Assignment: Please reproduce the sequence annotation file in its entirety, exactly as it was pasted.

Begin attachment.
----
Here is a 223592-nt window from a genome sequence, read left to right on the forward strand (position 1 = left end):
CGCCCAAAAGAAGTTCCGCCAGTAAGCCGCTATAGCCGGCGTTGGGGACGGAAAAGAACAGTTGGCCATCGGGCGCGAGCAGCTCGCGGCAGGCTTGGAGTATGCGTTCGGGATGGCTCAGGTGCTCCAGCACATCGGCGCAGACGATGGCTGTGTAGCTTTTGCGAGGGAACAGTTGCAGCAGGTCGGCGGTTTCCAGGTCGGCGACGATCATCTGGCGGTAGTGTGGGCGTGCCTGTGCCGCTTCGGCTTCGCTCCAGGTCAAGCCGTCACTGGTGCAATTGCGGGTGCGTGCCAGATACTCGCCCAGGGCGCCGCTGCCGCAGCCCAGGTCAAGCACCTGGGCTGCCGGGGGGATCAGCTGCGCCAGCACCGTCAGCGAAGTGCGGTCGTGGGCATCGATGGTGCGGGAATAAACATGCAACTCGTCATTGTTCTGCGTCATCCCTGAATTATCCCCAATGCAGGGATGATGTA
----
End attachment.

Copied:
Here is a 223592-nt window from a genome sequence, read left to right on the forward strand (position 1 = left end):
CGCCCAAAAGAAGTTCCGCCAGTAAGCCGCTATAGCCGGCGTTGGGGACGGAAAAGAACAGTTGGCCATCGGGCGCGAGCAGCTCGCGGCAGGCTTGGAGTATGCGTTCGGGATGGCTCAGGTGCTCCAGCACATCGGCGCAGACGATGGCTGTGTAGCTTTTGCGAGGGAACAGTTGCAGCAGGTCGGCGGTTTCCAGGTCGGCGACGATCATCTGGCGGTAGTGTGGGCGTGCCTGTGCCGCTTCGGCTTCGCTCCAGGTCAAGCCGTCACTGGTGCAATTGCGGGTGCGTGCCAGATACTCGCCCAGGGCGCCGCTGCCGCAGCCCAGGTCAAGCACCTGGGCTGCCGGGGGGATCAGCTGCGCCAGCACCGTCAGCGAAGTGCGGTCGTGGGCATCGATGGTGCGGGAATAAACATGCAACTCGTCATTGTTCTGCGTCATCCCTGAATTATCCCCAATGCAGGGATGATGTA